Here’s what you need to remember: SEO isn’t just about technological tricks. It’s about making your site more useful to visitors, and that means providing the best possible content you can. With this in mind, there are a few simple steps you can take before hiring a professional service like InviteSEO, that don’t take that much know-how. The following are the most useful tips I can give you on effective SEO:
Content is King
Repeat after me: “the first rule of SEO is, you don’t focus on SEO”. People visit a given blog or website because it has valuable content. If the content isn’t any good, all the SEO in the world won’t create new visitors. Leave the more technical aspects of SEO to the professionals and just focus on creating great content.
It’s simple: The better your site’s content is, the higher it will rank. If you have time, write the content yourself; update frequently, and aim to constantly improve the quality of each post. If you don’t have the time, then hire ghostwriters and freelancers or seek out contributions from guest bloggers looking to build a reputation of their own (but beware of having too high a percentage of posts from an external source, as they are building their own link weights with each new post).
Ultimately, the better search engines find some way to figure out what your site is all about; the higher quality and more relevant your site’s content is to a particular search, the more likely it is that a search engine will rank your site higher in its results. So forget all about fancy keywords and technicaltags for the time being, and focus on what it is your site does and says.
If your site is about Dog breeding, work to make it the most content-rich site about Dog breeding you can; if it’s about food recipes and cooking tips, make it the highest-quality cooking tips blog out there. Aim to become a niche specialist before trying to do it all (as highly focused content will rank higher for specific search terms than more general content or content that varies wildly between each post).
Update Your Content Frequently
It pays to constantly update your site. Because most searchbots crawl the Web with some frequency, looking for pages that have changed or updated content, your ranking can be affected if your site hasn’t changed in a while. So you’ll want to make sure that you change your content on a regular basis; in particular, changing the content of your heading tags can have a big impact on how “fresh” the search engine thinks your site is.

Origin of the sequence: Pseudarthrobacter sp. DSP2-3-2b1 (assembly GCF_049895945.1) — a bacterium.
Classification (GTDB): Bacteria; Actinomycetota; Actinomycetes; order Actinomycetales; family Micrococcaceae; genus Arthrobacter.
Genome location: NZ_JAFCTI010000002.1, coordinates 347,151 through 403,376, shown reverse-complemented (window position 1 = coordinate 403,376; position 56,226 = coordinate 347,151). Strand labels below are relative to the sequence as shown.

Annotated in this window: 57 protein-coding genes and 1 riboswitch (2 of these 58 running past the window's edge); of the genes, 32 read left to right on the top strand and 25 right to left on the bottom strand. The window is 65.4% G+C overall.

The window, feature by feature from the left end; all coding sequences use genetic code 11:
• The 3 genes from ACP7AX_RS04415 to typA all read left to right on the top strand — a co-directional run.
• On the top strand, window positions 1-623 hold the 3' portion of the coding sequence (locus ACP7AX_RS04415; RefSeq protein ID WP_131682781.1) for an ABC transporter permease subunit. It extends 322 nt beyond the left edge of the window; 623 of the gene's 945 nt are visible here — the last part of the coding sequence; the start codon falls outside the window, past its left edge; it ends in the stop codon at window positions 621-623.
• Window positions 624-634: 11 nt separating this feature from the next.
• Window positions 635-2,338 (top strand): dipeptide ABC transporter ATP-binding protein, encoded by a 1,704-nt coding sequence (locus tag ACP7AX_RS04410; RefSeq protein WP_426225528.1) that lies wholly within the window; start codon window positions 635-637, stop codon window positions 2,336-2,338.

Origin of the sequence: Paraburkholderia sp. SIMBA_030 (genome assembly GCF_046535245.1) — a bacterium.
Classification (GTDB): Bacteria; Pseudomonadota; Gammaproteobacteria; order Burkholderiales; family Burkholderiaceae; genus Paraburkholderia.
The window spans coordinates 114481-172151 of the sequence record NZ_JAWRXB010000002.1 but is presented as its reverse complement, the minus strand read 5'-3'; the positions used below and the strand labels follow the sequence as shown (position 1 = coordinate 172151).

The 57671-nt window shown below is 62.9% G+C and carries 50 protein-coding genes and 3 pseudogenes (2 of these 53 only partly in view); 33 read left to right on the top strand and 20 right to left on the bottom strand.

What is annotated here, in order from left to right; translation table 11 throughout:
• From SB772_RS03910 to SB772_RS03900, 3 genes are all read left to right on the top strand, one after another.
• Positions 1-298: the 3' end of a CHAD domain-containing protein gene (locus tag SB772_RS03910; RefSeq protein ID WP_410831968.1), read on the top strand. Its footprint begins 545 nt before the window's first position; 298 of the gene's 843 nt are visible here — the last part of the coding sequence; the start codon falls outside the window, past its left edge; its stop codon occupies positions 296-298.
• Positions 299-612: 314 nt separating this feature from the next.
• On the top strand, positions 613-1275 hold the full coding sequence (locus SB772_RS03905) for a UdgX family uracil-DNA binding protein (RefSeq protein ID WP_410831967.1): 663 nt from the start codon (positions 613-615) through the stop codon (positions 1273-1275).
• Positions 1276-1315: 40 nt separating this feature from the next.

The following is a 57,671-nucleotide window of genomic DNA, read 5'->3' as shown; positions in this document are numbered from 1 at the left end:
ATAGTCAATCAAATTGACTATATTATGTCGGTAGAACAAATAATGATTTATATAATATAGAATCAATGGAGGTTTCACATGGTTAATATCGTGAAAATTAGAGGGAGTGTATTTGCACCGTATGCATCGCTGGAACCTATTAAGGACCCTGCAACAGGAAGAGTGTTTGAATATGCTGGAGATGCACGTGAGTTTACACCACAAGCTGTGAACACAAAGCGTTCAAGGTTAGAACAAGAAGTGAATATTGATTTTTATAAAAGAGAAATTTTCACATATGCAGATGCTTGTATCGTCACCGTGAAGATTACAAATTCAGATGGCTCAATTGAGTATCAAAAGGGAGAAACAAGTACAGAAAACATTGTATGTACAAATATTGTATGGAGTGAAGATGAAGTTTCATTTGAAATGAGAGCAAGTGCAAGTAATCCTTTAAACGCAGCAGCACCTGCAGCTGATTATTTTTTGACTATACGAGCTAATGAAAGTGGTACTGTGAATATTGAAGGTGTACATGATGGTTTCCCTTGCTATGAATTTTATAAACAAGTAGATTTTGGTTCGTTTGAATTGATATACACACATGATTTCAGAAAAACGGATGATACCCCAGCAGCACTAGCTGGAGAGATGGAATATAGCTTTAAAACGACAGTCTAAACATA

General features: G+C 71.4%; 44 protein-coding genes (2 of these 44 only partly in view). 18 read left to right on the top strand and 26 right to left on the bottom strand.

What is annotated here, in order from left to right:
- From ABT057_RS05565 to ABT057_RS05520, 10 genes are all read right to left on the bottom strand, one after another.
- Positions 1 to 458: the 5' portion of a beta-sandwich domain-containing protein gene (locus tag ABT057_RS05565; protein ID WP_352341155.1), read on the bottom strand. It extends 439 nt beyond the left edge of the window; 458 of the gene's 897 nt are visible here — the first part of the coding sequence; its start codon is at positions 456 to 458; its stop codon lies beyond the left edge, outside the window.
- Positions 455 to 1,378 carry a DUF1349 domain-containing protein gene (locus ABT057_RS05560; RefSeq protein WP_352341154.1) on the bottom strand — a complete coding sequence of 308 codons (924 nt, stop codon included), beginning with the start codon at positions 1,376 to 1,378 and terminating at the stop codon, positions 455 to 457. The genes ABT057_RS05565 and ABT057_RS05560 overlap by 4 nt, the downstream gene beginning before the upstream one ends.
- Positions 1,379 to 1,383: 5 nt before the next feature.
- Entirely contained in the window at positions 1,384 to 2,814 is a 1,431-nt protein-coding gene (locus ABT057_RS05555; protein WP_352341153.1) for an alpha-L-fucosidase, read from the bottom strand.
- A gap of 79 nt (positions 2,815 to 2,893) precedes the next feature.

Create a Clear Organization and Hierarchy
Here’s an important fact: Web crawlers for the major search sites can find more content on a web page and more web pages on a website if that content and those pages are in a clear hierarchical organization.
Let’s look at page organization first. You want to think of each web page as a mini-outline. The most important information should be in major headings, with lesser information in subheadings beneath the major headings.
One way to do this is via standard HTML heading tags, with the most important information in
tags, the next most-important in
tags, and less-important information in
This approach is also appropriate for your entire site layout. Your home page should contain the most important information, with subsidiary pages branching out from that containing less important information—and even more subpages branching out from those. The most important info should be visible when a site is first accessed via the home page; additional info should be no more than a click or two away.
Fine-Tune Your Keywords
Just as important as a page’s layout is the page’s content in terms of keywords. A keyword is a word or phrase that the user searches for.
In determining search ranking, the major search engines look to determine how important a keyword or phrase is on your page. They do this by seeing where on the page the keyword is used and how many times it’s used. A site with a keyword buried near the bottom of a page will rank lower than one with the keyword placed near the top or used repeatedly in the page’s text. It’s not a foolproof way of determining importance and appropriateness, but it’s a good first stab at it.
When various search engines examine your page, they look for the most important words—those words used in the site’s title or headings, those words that appear in the opening paragraph, and those words that are repeated throughout the page. The more and more prominently you include a word on your page, the more important a search engine will think it is to your site.
For this reason, you want to make sure that each and every page on your site contains the keywords that users might use to search for your pages. If your site is all about drums, make sure your pages include words like “drums,” “percussion,” “sticks,” “heads,” “cymbals,” “snare,” and the like. If your site is about dogs, include words like “dog,” “puppy,” “canine,” “beagle,” “collie,” “dachshund,” and such.
Try to think through how you would search for this information, and work those keywords into your content.